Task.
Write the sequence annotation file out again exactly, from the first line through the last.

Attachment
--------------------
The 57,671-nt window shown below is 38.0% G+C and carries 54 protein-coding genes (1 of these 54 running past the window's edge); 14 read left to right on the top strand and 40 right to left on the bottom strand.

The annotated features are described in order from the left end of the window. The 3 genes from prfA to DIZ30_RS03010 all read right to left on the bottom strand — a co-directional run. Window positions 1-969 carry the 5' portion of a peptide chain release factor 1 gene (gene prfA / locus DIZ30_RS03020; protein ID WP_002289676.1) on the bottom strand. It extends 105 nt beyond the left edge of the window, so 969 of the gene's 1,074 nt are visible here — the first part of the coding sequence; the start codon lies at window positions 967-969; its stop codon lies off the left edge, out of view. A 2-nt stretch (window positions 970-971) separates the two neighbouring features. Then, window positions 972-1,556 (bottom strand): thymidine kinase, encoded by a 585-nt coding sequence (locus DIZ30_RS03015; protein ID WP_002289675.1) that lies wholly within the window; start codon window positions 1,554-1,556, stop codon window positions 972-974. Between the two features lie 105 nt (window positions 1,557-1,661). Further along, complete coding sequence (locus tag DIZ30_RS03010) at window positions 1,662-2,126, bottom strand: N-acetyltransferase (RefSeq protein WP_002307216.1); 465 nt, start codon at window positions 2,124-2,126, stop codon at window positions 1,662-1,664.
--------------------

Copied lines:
The 57,671-nt window shown below is 38.0% G+C and carries 54 protein-coding genes (1 of these 54 running past the window's edge); 14 read left to right on the top strand and 40 right to left on the bottom strand.

The annotated features are described in order from the left end of the window. The 3 genes from prfA to DIZ30_RS03010 all read right to left on the bottom strand — a co-directional run. Window positions 1-969 carry the 5' portion of a peptide chain release factor 1 gene (gene prfA / locus DIZ30_RS03020; protein ID WP_002289676.1) on the bottom strand. It extends 105 nt beyond the left edge of the window, so 969 of the gene's 1,074 nt are visible here — the first part of the coding sequence; the start codon lies at window positions 967-969; its stop codon lies off the left edge, out of view. A 2-nt stretch (window positions 970-971) separates the two neighbouring features. Then, window positions 972-1,556 (bottom strand): thymidine kinase, encoded by a 585-nt coding sequence (locus DIZ30_RS03015; protein ID WP_002289675.1) that lies wholly within the window; start codon window positions 1,554-1,556, stop codon window positions 972-974. Between the two features lie 105 nt (window positions 1,557-1,661). Further along, complete coding sequence (locus tag DIZ30_RS03010) at window positions 1,662-2,126, bottom strand: N-acetyltransferase (RefSeq protein WP_002307216.1); 465 nt, start codon at window positions 2,124-2,126, stop codon at window positions 1,662-1,664.